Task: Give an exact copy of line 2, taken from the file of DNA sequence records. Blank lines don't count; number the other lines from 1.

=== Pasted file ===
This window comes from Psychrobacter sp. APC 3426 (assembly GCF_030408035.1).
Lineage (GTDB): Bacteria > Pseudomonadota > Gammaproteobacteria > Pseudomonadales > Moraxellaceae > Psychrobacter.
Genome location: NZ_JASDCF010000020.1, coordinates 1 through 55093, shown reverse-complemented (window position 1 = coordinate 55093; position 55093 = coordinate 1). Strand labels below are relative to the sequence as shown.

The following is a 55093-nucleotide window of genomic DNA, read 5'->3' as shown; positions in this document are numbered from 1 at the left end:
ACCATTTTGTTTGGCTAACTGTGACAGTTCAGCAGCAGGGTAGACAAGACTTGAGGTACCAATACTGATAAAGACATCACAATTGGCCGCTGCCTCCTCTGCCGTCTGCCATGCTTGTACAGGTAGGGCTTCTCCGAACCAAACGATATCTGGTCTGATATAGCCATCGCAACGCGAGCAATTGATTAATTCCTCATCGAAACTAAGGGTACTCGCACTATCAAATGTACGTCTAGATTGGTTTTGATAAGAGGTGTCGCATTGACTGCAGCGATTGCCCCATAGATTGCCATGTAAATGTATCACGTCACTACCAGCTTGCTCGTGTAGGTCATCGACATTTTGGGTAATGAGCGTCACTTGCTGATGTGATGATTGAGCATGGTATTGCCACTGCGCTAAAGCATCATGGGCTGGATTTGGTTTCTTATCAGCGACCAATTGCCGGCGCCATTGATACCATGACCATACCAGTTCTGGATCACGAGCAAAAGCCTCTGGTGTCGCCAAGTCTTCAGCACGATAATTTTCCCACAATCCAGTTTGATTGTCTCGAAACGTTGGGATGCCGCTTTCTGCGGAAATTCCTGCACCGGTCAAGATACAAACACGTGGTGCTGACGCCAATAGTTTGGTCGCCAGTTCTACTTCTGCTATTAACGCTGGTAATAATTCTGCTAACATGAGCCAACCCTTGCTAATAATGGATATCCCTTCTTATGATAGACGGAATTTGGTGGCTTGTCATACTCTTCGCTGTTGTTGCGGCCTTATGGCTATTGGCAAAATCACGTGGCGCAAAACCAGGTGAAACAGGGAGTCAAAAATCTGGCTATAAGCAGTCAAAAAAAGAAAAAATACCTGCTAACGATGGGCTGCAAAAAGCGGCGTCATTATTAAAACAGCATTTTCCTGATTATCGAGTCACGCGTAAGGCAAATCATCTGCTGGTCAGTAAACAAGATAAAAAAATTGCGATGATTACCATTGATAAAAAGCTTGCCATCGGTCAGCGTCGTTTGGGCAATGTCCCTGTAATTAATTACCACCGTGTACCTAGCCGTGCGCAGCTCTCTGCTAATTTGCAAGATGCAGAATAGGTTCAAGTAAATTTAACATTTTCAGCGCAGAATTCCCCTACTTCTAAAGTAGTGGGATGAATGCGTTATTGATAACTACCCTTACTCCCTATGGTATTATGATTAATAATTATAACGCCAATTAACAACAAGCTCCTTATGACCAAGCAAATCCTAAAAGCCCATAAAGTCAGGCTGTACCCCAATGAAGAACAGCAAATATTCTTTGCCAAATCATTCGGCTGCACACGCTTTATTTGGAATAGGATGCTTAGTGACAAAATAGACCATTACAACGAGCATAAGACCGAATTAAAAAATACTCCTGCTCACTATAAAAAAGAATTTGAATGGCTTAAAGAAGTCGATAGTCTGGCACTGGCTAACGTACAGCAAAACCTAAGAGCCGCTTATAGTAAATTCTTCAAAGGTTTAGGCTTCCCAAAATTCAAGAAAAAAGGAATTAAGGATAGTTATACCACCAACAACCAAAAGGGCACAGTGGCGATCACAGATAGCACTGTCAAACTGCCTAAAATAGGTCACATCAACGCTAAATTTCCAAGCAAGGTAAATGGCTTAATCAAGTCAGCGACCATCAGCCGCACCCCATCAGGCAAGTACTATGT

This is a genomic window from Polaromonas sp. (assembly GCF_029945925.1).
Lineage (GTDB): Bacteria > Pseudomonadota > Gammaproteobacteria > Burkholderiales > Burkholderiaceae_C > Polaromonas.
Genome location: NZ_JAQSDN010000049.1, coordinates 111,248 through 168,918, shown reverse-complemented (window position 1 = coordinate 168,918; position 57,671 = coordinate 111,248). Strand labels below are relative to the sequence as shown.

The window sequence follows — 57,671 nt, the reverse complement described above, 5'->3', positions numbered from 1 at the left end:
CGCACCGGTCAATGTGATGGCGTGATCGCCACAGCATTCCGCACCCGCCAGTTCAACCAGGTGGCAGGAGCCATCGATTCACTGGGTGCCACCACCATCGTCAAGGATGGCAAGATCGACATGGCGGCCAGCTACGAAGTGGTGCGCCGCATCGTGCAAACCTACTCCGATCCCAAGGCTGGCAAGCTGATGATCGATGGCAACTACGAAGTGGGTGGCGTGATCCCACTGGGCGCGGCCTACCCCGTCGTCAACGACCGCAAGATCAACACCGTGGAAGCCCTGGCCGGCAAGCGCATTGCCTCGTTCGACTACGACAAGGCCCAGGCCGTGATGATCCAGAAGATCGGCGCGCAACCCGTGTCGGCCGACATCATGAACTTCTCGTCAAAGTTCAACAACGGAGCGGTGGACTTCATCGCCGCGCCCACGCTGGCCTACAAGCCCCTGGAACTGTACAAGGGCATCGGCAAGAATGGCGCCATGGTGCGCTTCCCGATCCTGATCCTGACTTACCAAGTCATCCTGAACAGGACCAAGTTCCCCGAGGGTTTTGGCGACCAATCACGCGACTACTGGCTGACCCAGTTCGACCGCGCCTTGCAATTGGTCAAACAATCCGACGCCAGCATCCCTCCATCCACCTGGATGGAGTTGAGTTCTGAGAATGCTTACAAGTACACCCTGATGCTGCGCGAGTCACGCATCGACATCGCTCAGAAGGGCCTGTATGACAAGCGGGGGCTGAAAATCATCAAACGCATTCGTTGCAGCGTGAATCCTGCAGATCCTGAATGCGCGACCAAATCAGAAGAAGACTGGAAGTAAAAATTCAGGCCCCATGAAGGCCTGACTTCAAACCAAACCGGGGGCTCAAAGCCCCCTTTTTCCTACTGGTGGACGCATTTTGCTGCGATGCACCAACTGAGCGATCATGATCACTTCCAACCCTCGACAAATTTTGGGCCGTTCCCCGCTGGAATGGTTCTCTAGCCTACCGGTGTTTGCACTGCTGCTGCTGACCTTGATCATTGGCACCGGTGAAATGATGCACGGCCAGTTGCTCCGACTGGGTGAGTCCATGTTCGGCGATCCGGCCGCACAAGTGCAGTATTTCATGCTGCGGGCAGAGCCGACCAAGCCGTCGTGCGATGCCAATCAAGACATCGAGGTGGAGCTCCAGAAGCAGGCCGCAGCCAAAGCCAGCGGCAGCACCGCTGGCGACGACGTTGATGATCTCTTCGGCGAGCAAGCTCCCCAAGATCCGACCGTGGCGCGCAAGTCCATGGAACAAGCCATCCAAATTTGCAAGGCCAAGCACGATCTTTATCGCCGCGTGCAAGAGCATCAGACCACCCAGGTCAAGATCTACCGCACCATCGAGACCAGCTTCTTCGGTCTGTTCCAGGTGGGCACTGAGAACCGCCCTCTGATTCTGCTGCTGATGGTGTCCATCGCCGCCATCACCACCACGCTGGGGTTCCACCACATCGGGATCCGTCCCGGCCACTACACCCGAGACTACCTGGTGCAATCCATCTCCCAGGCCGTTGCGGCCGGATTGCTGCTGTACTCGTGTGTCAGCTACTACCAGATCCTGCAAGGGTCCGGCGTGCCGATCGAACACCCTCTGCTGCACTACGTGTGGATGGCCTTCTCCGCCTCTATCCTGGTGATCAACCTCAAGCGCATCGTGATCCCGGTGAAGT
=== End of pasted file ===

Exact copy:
Lineage (GTDB): Bacteria > Pseudomonadota > Gammaproteobacteria > Pseudomonadales > Moraxellaceae > Psychrobacter.